It had to be addressed sooner or later, and with 2012 Training Camp just days away, might as well get it over with…
It’s about the elephant in the Eagles clubhouse, and it has little or nothing to do with the dogs.
Philadelphia Eagles quarterback Michael Vick shows and discusses his new V7 apparel line at Modell’s Sporting Goods, Wednesday, July 11, 2012, in Philadelphia. The clothing line is called V7 and will be sold exclusively at East Coast sporting goods shop Modell’s. (AP Photo/Brynn Anderson)
Much like South Philly Ben, I’d been hoping for the Eagles to fly much lower under the radar through Training Camp this summer. Maybe I’m just superstitious. But now it looks like that’s not going to happen. The publicity machines of Modell’s Sporting Goods and Core Media Group won’t let it happen.
Core Media Group is releasing the hardcover version of Vick’s autobiography “Finally Free” on September 4th. Great timing…just days before the Eagles’ first regular season game. The promotional interviews and bookstore tours have already begun.
And the new “V7” fashion line promotions have already hit. Vick said developing a clothing line has not interfered with his preparation for his fourth season with the Eagles. Philadelphia opens training camp July 22 – the same date Vick will launch the fall line of his products.
I shouldn’t be so cynical, but it’s difficult for me to imagine all these various self-promotions and public appearance scheduling events jiving with the mental image of a Zen warrior preparing for greatness in battle—which is the image I want for Vick.
But to be fair— Vick has bills to pay. A lot of bills. He’s paying off debts to the government, the Atlanta Falcons, and the bank. People mistakenly think his debts were wiped clean by the mere act of going to federal prison. That is not the case.
Vick is still saying all the right things.
“Usually, I don’t want to go to camp,” Vick said. “But this year, I feel like, we’re going to have fun with it. We’re really going to enjoy it, make the most out of it, and I look forward to a big year.”
Again, I’d rather hear him saying we’re not going to have fun with camp this year, that it’s going to be a mission for victory based upon mutual pain and sacrifice… but that’s just my fan-based wishful thinking, trying to make cartoon heroes out of these very real people. As Sir Charles Barkley has reminded us over and over, pro athletes are not role models by definition.
When Vick signed with the Eagles before the 2009 season, it seemed to be nothing more than a brief stop before he moved on elsewhere to a starting job. But Donovan McNabb, and then Kevin Kolb, were traded, and Vick flourished to again become one of the elite QBs in the NFL – when healthy. He revived his career, rehabbed his image, and has no doubt Philadelphia was the town he needed to be in all along.
“I don’t think I could have landed in a better city,” he said. “It’s one of those situations where you ask God, ‘Why?’ in the beginning … but you see everything come around full circle three or four years later. You can’t see it right then and there. But I see it now.”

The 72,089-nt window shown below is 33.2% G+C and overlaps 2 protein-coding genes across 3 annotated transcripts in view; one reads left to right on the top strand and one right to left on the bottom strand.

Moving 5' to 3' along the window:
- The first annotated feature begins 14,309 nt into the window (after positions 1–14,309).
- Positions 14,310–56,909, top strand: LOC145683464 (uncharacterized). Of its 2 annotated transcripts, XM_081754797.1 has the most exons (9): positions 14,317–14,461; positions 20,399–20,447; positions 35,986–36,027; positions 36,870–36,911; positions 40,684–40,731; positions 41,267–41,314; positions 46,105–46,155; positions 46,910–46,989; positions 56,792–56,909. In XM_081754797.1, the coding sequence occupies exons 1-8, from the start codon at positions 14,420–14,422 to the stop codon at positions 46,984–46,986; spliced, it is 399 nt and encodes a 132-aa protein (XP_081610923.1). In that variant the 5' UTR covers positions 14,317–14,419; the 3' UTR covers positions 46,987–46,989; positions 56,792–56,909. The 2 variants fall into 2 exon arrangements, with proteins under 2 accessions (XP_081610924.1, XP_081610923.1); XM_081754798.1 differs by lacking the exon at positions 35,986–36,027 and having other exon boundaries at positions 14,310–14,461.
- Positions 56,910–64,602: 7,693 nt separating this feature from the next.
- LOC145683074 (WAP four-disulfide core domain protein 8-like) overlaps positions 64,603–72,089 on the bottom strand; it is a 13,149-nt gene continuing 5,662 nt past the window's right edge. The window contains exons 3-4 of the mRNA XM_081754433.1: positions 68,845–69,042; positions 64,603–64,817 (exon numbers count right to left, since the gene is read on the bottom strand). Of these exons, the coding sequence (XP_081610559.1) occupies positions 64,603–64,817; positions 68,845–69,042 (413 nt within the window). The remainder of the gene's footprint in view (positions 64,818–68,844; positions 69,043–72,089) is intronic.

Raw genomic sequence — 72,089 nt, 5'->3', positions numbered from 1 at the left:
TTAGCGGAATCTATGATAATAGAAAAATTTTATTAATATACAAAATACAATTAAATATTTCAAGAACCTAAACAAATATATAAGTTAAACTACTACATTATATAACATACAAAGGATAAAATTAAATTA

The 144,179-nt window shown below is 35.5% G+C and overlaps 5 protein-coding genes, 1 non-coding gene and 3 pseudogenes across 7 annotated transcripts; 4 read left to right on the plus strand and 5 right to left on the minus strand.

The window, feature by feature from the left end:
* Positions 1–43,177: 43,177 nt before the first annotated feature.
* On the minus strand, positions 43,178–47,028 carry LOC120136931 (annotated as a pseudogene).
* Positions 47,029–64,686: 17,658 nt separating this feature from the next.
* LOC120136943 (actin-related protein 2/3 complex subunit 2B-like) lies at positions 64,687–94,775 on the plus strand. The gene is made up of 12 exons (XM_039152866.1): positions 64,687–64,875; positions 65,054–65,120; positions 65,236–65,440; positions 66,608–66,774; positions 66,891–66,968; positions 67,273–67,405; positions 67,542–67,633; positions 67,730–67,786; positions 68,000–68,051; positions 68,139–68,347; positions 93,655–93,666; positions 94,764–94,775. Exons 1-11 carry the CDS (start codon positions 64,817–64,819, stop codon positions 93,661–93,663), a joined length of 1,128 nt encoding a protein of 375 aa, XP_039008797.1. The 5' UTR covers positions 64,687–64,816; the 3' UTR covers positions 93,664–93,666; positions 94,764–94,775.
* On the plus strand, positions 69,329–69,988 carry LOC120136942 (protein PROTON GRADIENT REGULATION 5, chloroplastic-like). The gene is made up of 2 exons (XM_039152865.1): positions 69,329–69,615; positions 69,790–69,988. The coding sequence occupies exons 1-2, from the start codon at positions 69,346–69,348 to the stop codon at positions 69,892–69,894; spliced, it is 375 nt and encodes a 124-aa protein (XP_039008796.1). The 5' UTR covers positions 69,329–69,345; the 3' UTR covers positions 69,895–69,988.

Vick said he’s now about associating with a “smart group of people,” and has long ago dissociated himself with the type of crowd that helped land him in prison.
The Vick apparel line mixes football and fashion and is the latest image-restoration move for Vick, who spent 18 months in federal prison after being convicted of bankrolling a dogfighting ring and was released in 2009. The line includes technical athletic clothing such as T-shirts, shorts and tank tops. Prices are $12.99 for children’s clothes and $19.99 for adult clothes. The line will be sold exclusively at Modell’s and was developed in a licensing partnership with celebrity clothing-line mogul Ruby Azrak and former ICM talent agent Brian Sher.
The book “Finally Free” won’t be released until September 4, but already some excerpts have made their way into cyberspace, with Vick confessing to being more consumed with dogfighting than football back in Atlanta.
“Back when I was involved in those activities, I may have become more dedicated to the deep study of dogs than I was to my Falcons playbook,” Vick wrote. “I became better at reading dogs than reading defenses.”
“That’s just so sad to say right now, because I put more time and effort into trying to master that pursuit than my own profession … which was my livelihood … which put food on the table for my family.”
Vick over the last few days has spoken at length in TV interviews about the book and his shockingly violent childhood. “You see all this violence and it becomes the norm,” Vick said in an appearance on CNN. “It made it seem like it was right because it was so consistent, night in and night out, day in and day out. You start to believe that there are no consequences behind it.”
Vick said the underground dogfighting culture was something he always believed was normal because nobody ever told him it wasn’t — until it was too late and he faced a two-year prison sentence and the disgraceful NFL exit that came with it.”
Welp, you can already sense the lightning rod for publicity and critical scrutiny that “Finally Free” is going to be for not only Vick but the Eagles organization. Although Vick certainly has the right to tell his story to a world-wide audience—and I agree it needs to be told—does he really have to tell it in 2012 ? Could we not have delayed the public eye for another season…or another half-decade…until the current football challenge is behind us?
I guess not. Like I said, there are bills to pay.